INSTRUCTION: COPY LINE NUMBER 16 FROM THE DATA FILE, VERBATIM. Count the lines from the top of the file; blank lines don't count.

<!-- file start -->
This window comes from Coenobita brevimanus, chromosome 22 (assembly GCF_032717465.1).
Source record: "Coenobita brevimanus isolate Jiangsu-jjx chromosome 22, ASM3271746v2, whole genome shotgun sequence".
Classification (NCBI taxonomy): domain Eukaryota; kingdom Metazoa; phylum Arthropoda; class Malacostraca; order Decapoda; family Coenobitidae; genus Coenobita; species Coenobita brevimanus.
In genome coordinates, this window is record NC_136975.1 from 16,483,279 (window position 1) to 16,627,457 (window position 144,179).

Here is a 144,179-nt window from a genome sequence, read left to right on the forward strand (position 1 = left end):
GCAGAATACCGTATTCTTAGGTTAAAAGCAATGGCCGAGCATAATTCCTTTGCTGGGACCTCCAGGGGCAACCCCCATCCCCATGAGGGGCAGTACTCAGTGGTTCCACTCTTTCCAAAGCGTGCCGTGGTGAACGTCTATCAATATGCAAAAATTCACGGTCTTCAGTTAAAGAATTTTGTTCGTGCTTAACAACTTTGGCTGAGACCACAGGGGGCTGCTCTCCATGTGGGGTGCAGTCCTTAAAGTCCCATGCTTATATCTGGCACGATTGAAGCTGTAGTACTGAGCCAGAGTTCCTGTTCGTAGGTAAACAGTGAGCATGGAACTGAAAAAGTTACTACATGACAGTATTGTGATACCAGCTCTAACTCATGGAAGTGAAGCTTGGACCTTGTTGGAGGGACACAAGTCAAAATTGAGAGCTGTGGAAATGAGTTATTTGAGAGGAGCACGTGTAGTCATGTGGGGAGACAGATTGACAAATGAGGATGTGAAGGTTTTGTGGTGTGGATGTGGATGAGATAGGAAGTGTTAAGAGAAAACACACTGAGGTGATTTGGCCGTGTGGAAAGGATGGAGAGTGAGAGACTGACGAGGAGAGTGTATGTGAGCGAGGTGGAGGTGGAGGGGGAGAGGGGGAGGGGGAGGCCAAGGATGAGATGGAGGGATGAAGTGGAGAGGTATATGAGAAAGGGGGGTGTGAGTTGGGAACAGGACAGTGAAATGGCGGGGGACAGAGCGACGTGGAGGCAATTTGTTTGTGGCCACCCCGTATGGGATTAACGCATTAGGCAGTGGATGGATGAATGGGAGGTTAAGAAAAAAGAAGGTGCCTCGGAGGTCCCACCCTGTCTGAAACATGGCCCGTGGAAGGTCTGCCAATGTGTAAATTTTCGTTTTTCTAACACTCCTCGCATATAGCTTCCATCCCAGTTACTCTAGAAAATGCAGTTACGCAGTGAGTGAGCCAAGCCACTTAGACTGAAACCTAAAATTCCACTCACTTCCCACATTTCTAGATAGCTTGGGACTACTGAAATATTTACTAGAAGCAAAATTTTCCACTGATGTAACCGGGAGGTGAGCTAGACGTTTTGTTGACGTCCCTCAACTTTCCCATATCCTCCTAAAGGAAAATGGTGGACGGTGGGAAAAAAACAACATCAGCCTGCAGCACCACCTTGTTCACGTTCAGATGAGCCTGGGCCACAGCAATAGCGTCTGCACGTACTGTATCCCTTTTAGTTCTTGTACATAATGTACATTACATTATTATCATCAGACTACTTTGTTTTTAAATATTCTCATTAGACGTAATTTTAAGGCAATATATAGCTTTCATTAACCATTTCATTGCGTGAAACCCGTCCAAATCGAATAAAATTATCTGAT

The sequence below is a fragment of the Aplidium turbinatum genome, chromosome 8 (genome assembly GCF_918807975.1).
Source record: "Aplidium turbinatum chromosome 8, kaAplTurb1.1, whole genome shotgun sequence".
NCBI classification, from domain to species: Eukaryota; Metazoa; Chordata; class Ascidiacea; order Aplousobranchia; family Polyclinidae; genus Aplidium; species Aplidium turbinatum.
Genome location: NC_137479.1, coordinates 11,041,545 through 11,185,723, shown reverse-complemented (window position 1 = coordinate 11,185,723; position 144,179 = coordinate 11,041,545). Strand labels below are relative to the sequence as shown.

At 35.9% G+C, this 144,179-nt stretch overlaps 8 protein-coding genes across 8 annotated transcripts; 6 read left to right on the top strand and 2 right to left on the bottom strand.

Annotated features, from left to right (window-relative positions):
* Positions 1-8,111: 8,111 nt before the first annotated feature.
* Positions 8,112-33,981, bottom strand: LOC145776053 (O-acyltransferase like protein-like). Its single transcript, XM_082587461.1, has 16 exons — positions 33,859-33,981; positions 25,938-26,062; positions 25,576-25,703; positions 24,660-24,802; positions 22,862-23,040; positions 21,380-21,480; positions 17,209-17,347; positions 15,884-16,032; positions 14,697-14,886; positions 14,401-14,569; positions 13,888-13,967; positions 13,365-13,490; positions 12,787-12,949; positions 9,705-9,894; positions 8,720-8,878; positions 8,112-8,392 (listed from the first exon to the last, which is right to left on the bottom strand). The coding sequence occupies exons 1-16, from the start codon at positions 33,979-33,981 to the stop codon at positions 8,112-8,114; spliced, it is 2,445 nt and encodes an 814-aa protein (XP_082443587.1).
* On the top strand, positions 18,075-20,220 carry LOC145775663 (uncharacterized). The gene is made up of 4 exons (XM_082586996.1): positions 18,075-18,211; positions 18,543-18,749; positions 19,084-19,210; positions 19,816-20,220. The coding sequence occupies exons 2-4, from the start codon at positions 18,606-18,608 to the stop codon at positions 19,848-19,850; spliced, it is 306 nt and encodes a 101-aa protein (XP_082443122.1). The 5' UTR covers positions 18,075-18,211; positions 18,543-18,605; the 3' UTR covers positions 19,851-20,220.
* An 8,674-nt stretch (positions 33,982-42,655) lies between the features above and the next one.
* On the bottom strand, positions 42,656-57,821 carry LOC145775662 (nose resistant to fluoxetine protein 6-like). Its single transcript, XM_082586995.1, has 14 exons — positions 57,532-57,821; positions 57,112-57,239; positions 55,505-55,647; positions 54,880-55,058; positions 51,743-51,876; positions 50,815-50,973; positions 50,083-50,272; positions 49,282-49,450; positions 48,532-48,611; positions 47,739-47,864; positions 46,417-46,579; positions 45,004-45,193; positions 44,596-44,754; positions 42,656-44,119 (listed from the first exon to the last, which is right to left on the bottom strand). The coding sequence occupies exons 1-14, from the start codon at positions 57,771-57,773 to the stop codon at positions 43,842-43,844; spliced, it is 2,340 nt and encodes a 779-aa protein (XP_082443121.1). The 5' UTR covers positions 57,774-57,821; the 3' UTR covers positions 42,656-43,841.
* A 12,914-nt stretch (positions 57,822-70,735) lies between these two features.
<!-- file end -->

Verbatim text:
* An 8,674-nt stretch (positions 33,982-42,655) lies between the features above and the next one.